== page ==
A Vanderbilt University Medical Center investigator is hoping to improve access to HIV testing in South Africa, where more than 7 million people are known to have the virus, by training traditional healers to perform the tests. Carolyn Audet, PhD, assistant professor of Health Policy in the Department of Health Policy and Institute for Global Health, has partnered with Ryan Wagner, PhD, a research fellow at the University of the Witwatersrand in South Africa, to develop a novel HIV testing strategy for individuals living in rural communities.
Vanderbilt Institute for Global Health (VIGH) and collaborators at the MRC/Wits Rural Public Health and Health Transitions Research Unit (Agincourt) at the University of the Witwatersrand in South Africa have received a new research development grant from the National Institute of Allergy and Infectious Diseases to compare novel implementation strategies to reduce the risk of HIV acquisition among traditional healers in South Africa.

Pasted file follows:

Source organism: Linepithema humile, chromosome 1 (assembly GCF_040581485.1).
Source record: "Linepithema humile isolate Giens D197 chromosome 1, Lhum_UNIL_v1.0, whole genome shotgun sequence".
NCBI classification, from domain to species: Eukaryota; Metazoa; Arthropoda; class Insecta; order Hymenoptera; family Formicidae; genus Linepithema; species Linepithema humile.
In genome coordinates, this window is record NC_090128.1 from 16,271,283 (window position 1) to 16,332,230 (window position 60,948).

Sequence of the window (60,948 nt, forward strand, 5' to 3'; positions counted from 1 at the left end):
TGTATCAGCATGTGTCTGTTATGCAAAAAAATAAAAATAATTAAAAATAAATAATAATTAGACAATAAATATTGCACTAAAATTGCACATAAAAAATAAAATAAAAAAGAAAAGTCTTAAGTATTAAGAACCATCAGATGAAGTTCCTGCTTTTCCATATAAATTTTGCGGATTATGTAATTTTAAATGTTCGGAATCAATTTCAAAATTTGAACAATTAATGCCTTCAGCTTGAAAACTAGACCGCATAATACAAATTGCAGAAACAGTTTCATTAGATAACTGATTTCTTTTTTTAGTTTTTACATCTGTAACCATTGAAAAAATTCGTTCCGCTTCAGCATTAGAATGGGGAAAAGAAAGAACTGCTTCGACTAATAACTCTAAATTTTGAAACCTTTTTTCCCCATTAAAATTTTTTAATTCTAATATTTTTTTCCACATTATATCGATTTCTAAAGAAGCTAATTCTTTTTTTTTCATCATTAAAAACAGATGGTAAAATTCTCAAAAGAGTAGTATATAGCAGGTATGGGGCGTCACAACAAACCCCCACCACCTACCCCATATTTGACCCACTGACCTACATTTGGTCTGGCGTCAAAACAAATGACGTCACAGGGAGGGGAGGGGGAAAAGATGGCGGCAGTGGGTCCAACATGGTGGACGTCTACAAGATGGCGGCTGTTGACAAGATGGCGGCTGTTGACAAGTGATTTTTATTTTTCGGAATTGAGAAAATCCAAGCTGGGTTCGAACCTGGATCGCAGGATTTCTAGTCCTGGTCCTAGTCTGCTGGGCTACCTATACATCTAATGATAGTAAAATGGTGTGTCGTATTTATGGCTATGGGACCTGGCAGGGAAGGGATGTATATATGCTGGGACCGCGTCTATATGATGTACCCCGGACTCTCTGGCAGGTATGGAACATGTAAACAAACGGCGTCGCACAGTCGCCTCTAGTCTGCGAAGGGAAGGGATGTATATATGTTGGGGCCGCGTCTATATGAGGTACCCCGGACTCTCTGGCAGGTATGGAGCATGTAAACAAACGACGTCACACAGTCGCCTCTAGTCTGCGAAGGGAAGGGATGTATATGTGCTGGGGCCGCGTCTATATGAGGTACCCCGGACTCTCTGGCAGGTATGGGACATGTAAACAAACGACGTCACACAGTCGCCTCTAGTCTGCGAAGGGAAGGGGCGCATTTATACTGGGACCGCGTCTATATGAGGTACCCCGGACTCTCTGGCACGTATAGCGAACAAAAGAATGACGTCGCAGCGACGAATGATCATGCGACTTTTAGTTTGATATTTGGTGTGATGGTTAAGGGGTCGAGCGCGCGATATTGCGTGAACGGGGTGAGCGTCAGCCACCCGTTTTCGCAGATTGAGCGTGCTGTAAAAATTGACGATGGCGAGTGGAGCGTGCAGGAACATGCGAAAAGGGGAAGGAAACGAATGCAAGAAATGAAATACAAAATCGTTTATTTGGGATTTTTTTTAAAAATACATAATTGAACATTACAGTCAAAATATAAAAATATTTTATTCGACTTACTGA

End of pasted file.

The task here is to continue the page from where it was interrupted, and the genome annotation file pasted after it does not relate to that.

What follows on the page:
South Africa has more HIV/AIDS patients than any other country and is home to the world’s largest antiretroviral program. According to the World Bank, as of 2018 the prevalence of HIV among South Africans ages 15 to 49 was 20.4%. Nearly one in three pregnant women attending antenatal care in South Africa is living with HIV. As South Africans with HIV move around the country, there is a risk they will disengage from the health care system or otherwise become lost to follow-up care.
Last week Vanderbilt faculty and staff welcomed Adam Habib, Ph.D., M.Phil., vice chancellor and principal of University of the Witwatersrand (Wits) from Johannesburg, South Africa, to the Vanderbilt campus for discussions on partnership opportunities to create new, innovative programs and research initiatives.
In 2017, according to UNAIDS, more than 90% of HIV-positive pregnant women accessed antiretroviral (ART) medicines to prevent mother-to child transmission of HIV in Southern Africa, and recent research suggests access and adherence to ART remains high during pregnancy due in part to the scale up of national antenatal (ANC) and ART care clinics. Engagement in HIV care after delivery, however, can be challenging.